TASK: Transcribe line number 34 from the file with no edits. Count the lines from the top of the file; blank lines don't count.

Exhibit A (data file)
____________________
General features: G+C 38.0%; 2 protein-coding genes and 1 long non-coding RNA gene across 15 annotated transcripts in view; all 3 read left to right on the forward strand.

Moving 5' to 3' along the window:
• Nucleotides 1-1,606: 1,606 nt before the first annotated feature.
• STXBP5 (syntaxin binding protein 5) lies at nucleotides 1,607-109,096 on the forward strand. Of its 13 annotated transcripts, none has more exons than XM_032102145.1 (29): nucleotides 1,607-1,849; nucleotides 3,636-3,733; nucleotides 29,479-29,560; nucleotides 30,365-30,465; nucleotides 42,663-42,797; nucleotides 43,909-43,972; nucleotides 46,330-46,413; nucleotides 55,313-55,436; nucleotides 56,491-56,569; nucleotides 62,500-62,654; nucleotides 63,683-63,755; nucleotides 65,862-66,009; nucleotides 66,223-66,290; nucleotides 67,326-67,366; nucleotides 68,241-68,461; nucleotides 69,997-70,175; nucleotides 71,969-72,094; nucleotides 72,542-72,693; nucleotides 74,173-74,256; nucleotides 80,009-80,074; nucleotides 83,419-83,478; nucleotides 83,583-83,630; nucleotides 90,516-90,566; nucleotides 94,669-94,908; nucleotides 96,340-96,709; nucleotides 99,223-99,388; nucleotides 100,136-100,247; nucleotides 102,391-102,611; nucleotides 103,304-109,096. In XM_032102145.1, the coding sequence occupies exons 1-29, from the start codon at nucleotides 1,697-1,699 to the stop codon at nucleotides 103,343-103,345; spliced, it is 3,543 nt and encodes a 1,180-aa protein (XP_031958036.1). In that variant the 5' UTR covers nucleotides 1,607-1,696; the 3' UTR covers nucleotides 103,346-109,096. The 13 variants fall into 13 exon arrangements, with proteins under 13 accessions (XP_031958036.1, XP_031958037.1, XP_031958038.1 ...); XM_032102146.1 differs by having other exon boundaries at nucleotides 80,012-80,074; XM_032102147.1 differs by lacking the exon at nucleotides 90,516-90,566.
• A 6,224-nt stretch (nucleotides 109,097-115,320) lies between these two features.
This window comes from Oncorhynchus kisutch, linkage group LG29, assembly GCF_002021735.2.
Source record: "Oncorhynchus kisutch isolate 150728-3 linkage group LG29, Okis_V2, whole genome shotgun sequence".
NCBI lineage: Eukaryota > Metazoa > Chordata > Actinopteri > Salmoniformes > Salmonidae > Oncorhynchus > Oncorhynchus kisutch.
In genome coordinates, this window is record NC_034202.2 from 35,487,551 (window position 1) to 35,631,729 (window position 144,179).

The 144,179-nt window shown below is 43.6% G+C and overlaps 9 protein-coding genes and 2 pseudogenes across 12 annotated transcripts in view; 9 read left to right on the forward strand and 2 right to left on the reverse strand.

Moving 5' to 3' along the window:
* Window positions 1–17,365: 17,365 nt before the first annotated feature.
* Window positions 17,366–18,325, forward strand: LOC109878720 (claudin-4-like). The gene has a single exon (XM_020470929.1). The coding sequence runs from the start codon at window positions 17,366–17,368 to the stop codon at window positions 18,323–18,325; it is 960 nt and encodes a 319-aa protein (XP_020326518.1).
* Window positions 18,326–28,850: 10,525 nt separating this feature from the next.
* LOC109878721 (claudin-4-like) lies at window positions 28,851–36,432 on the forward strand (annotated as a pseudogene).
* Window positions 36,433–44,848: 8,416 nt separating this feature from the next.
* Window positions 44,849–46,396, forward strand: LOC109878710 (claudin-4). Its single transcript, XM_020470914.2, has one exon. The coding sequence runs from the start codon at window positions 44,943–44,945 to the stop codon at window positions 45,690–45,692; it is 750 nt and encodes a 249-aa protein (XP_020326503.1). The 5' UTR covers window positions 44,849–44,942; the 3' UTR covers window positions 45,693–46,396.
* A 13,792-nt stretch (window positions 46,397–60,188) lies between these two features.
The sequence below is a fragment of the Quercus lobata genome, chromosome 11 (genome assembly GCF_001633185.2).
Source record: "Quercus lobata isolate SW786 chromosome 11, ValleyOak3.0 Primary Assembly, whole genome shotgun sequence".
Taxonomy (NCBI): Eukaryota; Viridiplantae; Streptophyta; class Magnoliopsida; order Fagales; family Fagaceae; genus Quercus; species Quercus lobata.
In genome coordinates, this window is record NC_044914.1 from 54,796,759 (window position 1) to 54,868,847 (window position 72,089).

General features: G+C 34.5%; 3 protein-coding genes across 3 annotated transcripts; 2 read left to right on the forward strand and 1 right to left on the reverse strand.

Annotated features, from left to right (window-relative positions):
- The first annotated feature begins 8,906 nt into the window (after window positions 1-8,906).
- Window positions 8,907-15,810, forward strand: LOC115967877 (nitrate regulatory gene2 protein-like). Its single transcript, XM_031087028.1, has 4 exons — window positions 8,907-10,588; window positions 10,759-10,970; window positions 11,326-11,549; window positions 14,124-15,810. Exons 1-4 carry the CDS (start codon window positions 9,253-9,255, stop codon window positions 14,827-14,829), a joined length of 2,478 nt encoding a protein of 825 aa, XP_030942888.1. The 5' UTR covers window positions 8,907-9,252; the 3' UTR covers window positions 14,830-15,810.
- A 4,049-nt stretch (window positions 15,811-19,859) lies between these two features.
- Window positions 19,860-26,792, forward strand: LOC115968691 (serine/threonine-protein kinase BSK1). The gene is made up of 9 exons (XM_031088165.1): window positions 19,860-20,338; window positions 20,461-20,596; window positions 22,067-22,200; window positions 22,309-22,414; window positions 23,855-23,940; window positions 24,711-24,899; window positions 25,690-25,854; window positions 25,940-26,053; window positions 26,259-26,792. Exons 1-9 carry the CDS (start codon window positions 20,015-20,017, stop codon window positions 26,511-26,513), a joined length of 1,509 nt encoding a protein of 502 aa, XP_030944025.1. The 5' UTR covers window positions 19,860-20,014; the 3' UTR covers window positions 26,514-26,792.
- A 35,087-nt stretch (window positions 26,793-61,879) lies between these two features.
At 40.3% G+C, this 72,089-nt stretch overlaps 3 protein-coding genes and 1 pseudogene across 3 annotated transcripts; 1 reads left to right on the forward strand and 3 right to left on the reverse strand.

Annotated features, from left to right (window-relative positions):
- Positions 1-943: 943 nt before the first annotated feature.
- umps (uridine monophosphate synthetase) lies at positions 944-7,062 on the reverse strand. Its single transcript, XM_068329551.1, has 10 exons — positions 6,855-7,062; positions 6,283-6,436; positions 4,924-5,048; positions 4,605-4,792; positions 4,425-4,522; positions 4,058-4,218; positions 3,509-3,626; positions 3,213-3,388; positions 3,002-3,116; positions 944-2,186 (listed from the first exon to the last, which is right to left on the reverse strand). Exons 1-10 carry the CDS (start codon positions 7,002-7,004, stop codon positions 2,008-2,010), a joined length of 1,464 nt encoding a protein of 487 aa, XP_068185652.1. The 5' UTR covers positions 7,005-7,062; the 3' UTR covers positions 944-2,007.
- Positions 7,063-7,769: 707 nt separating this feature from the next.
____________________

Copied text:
- Positions 7,063-7,769: 707 nt separating this feature from the next.